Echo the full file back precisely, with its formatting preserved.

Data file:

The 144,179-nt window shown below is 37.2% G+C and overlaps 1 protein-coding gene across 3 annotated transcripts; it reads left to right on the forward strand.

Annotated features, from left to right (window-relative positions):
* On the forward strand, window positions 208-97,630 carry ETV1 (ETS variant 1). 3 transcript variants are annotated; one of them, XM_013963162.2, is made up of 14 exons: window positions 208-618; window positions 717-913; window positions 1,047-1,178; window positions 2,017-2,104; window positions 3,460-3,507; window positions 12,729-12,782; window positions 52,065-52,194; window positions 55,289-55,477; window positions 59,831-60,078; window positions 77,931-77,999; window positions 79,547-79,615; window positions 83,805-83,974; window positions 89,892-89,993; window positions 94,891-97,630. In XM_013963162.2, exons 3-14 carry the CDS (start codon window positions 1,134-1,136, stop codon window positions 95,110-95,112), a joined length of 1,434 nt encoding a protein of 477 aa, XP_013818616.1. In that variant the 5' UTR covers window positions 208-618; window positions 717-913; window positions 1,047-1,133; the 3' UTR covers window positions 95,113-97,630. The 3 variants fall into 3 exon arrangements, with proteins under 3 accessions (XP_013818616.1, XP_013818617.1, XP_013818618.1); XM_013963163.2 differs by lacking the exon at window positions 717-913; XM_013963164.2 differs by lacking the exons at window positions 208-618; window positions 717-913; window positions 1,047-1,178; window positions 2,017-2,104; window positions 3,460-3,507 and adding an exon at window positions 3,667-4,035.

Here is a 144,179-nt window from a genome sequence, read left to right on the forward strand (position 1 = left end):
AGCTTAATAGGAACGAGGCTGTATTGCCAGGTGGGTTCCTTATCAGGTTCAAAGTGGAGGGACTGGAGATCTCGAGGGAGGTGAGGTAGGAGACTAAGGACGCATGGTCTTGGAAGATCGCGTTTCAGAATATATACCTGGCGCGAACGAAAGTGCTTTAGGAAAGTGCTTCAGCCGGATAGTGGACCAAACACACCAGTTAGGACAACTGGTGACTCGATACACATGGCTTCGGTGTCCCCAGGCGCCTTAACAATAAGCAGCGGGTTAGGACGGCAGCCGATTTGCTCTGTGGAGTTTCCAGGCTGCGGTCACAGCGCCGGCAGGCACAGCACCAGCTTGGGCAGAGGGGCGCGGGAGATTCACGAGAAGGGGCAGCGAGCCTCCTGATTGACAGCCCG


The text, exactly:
The 144,179-nt window shown below is 37.2% G+C and overlaps 1 protein-coding gene across 3 annotated transcripts; it reads left to right on the forward strand.

Annotated features, from left to right (window-relative positions):
* On the forward strand, window positions 208-97,630 carry ETV1 (ETS variant 1). 3 transcript variants are annotated; one of them, XM_013963162.2, is made up of 14 exons: window positions 208-618; window positions 717-913; window positions 1,047-1,178; window positions 2,017-2,104; window positions 3,460-3,507; window positions 12,729-12,782; window positions 52,065-52,194; window positions 55,289-55,477; window positions 59,831-60,078; window positions 77,931-77,999; window positions 79,547-79,615; window positions 83,805-83,974; window positions 89,892-89,993; window positions 94,891-97,630. In XM_013963162.2, exons 3-14 carry the CDS (start codon window positions 1,134-1,136, stop codon window positions 95,110-95,112), a joined length of 1,434 nt encoding a protein of 477 aa, XP_013818616.1. In that variant the 5' UTR covers window positions 208-618; window positions 717-913; window positions 1,047-1,133; the 3' UTR covers window positions 95,113-97,630. The 3 variants fall into 3 exon arrangements, with proteins under 3 accessions (XP_013818616.1, XP_013818617.1, XP_013818618.1); XM_013963163.2 differs by lacking the exon at window positions 717-913; XM_013963164.2 differs by lacking the exons at window positions 208-618; window positions 717-913; window positions 1,047-1,178; window positions 2,017-2,104; window positions 3,460-3,507 and adding an exon at window positions 3,667-4,035.

Here is a 144,179-nt window from a genome sequence, read left to right on the forward strand (position 1 = left end):
AGCTTAATAGGAACGAGGCTGTATTGCCAGGTGGGTTCCTTATCAGGTTCAAAGTGGAGGGACTGGAGATCTCGAGGGAGGTGAGGTAGGAGACTAAGGACGCATGGTCTTGGAAGATCGCGTTTCAGAATATATACCTGGCGCGAACGAAAGTGCTTTAGGAAAGTGCTTCAGCCGGATAGTGGACCAAACACACCAGTTAGGACAACTGGTGACTCGATACACATGGCTTCGGTGTCCCCAGGCGCCTTAACAATAAGCAGCGGGTTAGGACGGCAGCCGATTTGCTCTGTGGAGTTTCCAGGCTGCGGTCACAGCGCCGGCAGGCACAGCACCAGCTTGGGCAGAGGGGCGCGGGAGATTCACGAGAAGGGGCAGCGAGCCTCCTGATTGACAGCCCG